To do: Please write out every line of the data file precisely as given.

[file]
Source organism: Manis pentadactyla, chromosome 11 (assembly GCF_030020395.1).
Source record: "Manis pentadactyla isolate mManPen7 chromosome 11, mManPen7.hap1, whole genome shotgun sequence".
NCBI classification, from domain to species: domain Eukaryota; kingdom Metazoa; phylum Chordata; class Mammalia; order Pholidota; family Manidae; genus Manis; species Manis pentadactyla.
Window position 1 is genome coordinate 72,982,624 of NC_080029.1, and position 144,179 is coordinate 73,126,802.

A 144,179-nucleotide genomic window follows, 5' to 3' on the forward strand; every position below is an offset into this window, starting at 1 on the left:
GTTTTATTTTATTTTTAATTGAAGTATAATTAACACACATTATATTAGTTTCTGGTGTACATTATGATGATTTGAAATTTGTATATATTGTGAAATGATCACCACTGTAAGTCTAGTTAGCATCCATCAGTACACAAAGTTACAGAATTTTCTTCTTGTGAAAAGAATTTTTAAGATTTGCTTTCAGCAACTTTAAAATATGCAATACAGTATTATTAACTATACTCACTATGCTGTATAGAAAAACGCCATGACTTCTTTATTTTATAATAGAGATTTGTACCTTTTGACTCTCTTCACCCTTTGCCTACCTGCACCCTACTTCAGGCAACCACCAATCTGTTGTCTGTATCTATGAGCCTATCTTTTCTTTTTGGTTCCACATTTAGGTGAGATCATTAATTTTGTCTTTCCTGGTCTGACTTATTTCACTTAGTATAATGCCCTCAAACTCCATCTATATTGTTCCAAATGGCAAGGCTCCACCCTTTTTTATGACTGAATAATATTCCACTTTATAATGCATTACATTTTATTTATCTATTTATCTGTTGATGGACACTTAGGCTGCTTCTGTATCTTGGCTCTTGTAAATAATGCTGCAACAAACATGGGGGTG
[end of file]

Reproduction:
Source organism: Manis pentadactyla, chromosome 11 (assembly GCF_030020395.1).
Source record: "Manis pentadactyla isolate mManPen7 chromosome 11, mManPen7.hap1, whole genome shotgun sequence".
NCBI classification, from domain to species: domain Eukaryota; kingdom Metazoa; phylum Chordata; class Mammalia; order Pholidota; family Manidae; genus Manis; species Manis pentadactyla.
Window position 1 is genome coordinate 72,982,624 of NC_080029.1, and position 144,179 is coordinate 73,126,802.

A 144,179-nucleotide genomic window follows, 5' to 3' on the forward strand; every position below is an offset into this window, starting at 1 on the left:
GTTTTATTTTATTTTTAATTGAAGTATAATTAACACACATTATATTAGTTTCTGGTGTACATTATGATGATTTGAAATTTGTATATATTGTGAAATGATCACCACTGTAAGTCTAGTTAGCATCCATCAGTACACAAAGTTACAGAATTTTCTTCTTGTGAAAAGAATTTTTAAGATTTGCTTTCAGCAACTTTAAAATATGCAATACAGTATTATTAACTATACTCACTATGCTGTATAGAAAAACGCCATGACTTCTTTATTTTATAATAGAGATTTGTACCTTTTGACTCTCTTCACCCTTTGCCTACCTGCACCCTACTTCAGGCAACCACCAATCTGTTGTCTGTATCTATGAGCCTATCTTTTCTTTTTGGTTCCACATTTAGGTGAGATCATTAATTTTGTCTTTCCTGGTCTGACTTATTTCACTTAGTATAATGCCCTCAAACTCCATCTATATTGTTCCAAATGGCAAGGCTCCACCCTTTTTTATGACTGAATAATATTCCACTTTATAATGCATTACATTTTATTTATCTATTTATCTGTTGATGGACACTTAGGCTGCTTCTGTATCTTGGCTCTTGTAAATAATGCTGCAACAAACATGGGGGTG